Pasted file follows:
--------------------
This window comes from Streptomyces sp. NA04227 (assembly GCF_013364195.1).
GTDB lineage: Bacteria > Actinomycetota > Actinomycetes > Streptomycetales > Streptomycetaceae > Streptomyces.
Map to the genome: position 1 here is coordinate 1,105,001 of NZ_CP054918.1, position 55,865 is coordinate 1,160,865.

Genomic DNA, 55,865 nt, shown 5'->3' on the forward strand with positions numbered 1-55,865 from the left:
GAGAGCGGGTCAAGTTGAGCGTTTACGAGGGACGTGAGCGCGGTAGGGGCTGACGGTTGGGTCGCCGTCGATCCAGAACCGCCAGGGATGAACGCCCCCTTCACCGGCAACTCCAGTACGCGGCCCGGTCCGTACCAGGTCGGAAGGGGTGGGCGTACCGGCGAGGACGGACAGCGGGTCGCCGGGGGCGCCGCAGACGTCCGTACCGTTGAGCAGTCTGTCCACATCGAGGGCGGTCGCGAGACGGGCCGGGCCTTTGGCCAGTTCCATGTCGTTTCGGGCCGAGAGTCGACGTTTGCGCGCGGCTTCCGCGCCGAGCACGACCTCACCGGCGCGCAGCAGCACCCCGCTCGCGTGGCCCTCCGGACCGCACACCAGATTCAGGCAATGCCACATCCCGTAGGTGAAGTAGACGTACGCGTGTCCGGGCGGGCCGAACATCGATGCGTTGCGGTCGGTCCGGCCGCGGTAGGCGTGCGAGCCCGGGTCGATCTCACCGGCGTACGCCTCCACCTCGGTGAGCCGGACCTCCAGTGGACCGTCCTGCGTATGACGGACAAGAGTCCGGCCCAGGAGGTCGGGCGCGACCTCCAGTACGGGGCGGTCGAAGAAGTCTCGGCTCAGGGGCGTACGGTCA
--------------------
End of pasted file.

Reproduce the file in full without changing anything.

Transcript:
This window comes from Streptomyces sp. NA04227 (assembly GCF_013364195.1).
GTDB lineage: Bacteria > Actinomycetota > Actinomycetes > Streptomycetales > Streptomycetaceae > Streptomyces.
Map to the genome: position 1 here is coordinate 1,105,001 of NZ_CP054918.1, position 55,865 is coordinate 1,160,865.

Genomic DNA, 55,865 nt, shown 5'->3' on the forward strand with positions numbered 1-55,865 from the left:
GAGAGCGGGTCAAGTTGAGCGTTTACGAGGGACGTGAGCGCGGTAGGGGCTGACGGTTGGGTCGCCGTCGATCCAGAACCGCCAGGGATGAACGCCCCCTTCACCGGCAACTCCAGTACGCGGCCCGGTCCGTACCAGGTCGGAAGGGGTGGGCGTACCGGCGAGGACGGACAGCGGGTCGCCGGGGGCGCCGCAGACGTCCGTACCGTTGAGCAGTCTGTCCACATCGAGGGCGGTCGCGAGACGGGCCGGGCCTTTGGCCAGTTCCATGTCGTTTCGGGCCGAGAGTCGACGTTTGCGCGCGGCTTCCGCGCCGAGCACGACCTCACCGGCGCGCAGCAGCACCCCGCTCGCGTGGCCCTCCGGACCGCACACCAGATTCAGGCAATGCCACATCCCGTAGGTGAAGTAGACGTACGCGTGTCCGGGCGGGCCGAACATCGATGCGTTGCGGTCGGTCCGGCCGCGGTAGGCGTGCGAGCCCGGGTCGATCTCACCGGCGTACGCCTCCACCTCGGTGAGCCGGACCTCCAGTGGACCGTCCTGCGTATGACGGACAAGAGTCCGGCCCAGGAGGTCGGGCGCGACCTCCAGTACGGGGCGGTCGAAGAAGTCTCGGCTCAGGGGCGTACGGTCA